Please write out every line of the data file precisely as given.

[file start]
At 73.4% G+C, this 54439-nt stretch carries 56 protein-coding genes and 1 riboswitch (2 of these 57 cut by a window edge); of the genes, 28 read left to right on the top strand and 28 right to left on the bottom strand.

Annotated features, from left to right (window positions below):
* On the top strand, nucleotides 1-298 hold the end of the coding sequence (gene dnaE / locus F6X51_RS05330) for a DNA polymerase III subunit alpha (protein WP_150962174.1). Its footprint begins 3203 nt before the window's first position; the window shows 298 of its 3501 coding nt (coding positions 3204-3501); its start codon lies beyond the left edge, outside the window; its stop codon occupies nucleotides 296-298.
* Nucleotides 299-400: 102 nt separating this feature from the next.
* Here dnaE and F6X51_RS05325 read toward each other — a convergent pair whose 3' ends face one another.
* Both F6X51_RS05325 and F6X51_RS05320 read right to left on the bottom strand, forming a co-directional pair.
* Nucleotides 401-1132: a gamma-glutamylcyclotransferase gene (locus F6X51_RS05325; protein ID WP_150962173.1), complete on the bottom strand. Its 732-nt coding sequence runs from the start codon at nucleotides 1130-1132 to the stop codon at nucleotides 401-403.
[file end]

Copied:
At 73.4% G+C, this 54439-nt stretch carries 56 protein-coding genes and 1 riboswitch (2 of these 57 cut by a window edge); of the genes, 28 read left to right on the top strand and 28 right to left on the bottom strand.

Annotated features, from left to right (window positions below):
* On the top strand, nucleotides 1-298 hold the end of the coding sequence (gene dnaE / locus F6X51_RS05330) for a DNA polymerase III subunit alpha (protein WP_150962174.1). Its footprint begins 3203 nt before the window's first position; the window shows 298 of its 3501 coding nt (coding positions 3204-3501); its start codon lies beyond the left edge, outside the window; its stop codon occupies nucleotides 296-298.
* Nucleotides 299-400: 102 nt separating this feature from the next.
* Here dnaE and F6X51_RS05325 read toward each other — a convergent pair whose 3' ends face one another.
* Both F6X51_RS05325 and F6X51_RS05320 read right to left on the bottom strand, forming a co-directional pair.
* Nucleotides 401-1132: a gamma-glutamylcyclotransferase gene (locus F6X51_RS05325; protein ID WP_150962173.1), complete on the bottom strand. Its 732-nt coding sequence runs from the start codon at nucleotides 1130-1132 to the stop codon at nucleotides 401-403.